Determining a Diagnostic Algorithm for Hyperinsulinaemia
Background: Ascertaining Kraft dynamic insulin response patterns following a 3-h 100 g oral glucose tolerance test seems to be the most reliable method for diagnosing hyperinsulinaemia. However, this test may be too resource-intensive for standard clinical use.
Aim: This study aims to see if Kraft patterns can be accurately predicted using fewer blood samples with sensitivity and specificity analyses.
Setting: St Joseph Hospital, Chicago, Illinois, United States and Human Potential Centre, Auckland University of technology, Auckland, New Zealand.
Method: We analysed the results of 4185 men and women with a normal glucose tolerance, who had a 100 g oral glucose tolerance test with Kraft pattern analysis. Participants were dichotomised into normal–low insulin tolerance (Kraft I or V patterns) or hyperinsulinaemia (Kraft IIA–IV patterns). Sensitivity and specificity analysis was applied to available variables (including age, body mass index, fasting insulin or glucose) both individually and in combination.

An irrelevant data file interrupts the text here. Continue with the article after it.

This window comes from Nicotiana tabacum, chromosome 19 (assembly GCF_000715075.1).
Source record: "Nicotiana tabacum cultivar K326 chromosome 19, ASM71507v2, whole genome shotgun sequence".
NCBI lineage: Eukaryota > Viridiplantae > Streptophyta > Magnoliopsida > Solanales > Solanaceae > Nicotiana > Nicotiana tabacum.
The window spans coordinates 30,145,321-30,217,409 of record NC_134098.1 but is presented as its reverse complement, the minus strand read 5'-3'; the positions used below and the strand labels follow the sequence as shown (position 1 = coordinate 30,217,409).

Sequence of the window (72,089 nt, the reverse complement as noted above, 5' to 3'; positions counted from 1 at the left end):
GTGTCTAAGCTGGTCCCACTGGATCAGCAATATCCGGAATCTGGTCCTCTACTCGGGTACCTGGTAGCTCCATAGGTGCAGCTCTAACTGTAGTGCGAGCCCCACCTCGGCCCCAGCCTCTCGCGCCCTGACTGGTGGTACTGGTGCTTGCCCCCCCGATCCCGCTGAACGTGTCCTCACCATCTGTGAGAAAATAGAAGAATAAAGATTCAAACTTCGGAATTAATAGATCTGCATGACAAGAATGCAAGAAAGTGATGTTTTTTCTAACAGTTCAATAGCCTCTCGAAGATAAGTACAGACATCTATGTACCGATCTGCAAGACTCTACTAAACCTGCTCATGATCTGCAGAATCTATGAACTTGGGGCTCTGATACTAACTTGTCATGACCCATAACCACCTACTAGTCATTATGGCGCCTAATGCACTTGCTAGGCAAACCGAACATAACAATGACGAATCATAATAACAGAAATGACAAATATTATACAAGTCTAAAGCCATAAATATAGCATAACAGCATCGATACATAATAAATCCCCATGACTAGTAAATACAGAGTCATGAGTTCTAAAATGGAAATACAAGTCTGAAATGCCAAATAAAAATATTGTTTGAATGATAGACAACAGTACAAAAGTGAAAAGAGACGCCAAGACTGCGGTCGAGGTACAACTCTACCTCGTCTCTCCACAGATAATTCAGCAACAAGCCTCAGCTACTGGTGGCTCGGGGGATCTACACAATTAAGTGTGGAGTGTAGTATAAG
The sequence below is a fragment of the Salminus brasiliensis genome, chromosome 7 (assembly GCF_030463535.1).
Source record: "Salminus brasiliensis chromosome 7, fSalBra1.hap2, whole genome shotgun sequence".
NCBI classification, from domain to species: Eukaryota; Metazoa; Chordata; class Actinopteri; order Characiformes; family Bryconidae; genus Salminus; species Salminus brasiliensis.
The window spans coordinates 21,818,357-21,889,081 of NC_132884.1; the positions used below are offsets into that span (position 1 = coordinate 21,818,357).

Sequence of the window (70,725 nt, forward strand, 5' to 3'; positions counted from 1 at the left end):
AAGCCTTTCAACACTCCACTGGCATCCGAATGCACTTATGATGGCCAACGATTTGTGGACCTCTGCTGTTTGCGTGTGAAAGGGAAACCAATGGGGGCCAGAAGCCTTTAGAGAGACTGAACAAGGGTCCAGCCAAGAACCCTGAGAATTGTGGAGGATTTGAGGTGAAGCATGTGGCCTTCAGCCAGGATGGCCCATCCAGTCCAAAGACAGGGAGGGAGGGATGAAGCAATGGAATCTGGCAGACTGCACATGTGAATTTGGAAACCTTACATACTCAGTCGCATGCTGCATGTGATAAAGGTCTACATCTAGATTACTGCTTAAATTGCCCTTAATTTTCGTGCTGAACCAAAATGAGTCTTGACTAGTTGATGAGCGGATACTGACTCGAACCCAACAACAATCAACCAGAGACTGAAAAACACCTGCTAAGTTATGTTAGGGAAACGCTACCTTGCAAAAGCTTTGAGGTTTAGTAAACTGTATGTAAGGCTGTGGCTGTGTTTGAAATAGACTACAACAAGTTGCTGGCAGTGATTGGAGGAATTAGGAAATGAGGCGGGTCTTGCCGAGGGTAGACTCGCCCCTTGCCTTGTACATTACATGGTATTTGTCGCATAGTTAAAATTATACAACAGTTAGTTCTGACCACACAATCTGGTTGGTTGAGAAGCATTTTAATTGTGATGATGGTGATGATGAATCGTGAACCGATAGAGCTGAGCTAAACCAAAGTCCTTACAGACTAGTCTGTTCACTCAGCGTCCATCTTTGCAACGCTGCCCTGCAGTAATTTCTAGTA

Results: Out of a maximal combined sensitivity and specificity score of 2.0, 2-h insulin level > 45 µU/mL attained the highest score (1.80). Two-hour insulin also attained the highest sensitivity (> 30 µU/mL, 0.98) and the highest specificity (> 50 µU/mL, 0.99) scores. Combining the 2-h insulin with other variables reduced the sensitivity and/or specificity. Dynamic measures had a better combined sensitivity and specificity compared to fasting or anthropological measures.
Conclusion: People with a 2-h plasma insulin level < 30 µU/mL are unlikely to be hyperinsulinaemic. Given that first-line treatment is lifestyle modification, we recommend that a 2-h plasma insulin level > 30 µU/mL following a 100 g oral glucose tolerance test be used to identify the hyperinsulinaemic individual.